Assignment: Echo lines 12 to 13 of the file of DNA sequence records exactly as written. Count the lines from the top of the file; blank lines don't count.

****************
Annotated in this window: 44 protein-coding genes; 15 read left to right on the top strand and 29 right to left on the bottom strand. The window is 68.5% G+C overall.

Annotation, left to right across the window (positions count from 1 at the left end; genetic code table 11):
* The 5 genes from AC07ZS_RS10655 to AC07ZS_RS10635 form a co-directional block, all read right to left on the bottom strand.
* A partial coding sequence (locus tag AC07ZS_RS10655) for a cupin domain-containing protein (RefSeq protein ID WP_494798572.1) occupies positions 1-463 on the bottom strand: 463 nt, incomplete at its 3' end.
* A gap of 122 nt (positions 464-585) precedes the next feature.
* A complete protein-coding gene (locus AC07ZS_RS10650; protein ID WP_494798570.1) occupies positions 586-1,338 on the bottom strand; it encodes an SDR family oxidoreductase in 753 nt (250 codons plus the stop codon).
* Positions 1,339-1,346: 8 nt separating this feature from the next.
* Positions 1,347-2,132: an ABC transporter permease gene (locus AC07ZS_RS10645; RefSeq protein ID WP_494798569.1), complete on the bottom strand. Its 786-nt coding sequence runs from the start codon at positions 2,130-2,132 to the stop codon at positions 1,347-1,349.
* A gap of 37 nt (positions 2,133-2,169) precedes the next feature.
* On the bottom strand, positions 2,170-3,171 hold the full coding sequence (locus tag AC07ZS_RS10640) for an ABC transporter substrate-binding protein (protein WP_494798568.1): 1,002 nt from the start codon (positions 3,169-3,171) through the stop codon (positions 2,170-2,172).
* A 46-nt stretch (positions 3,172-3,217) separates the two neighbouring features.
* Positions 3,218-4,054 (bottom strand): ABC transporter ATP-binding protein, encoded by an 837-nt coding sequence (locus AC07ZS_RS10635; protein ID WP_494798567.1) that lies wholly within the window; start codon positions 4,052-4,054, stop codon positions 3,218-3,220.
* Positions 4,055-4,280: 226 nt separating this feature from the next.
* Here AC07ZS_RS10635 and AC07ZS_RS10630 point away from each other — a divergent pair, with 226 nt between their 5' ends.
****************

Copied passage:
* Positions 3,218-4,054 (bottom strand): ABC transporter ATP-binding protein, encoded by an 837-nt coding sequence (locus AC07ZS_RS10635; protein ID WP_494798567.1) that lies wholly within the window; start codon positions 4,052-4,054, stop codon positions 3,218-3,220.
* Positions 4,055-4,280: 226 nt separating this feature from the next.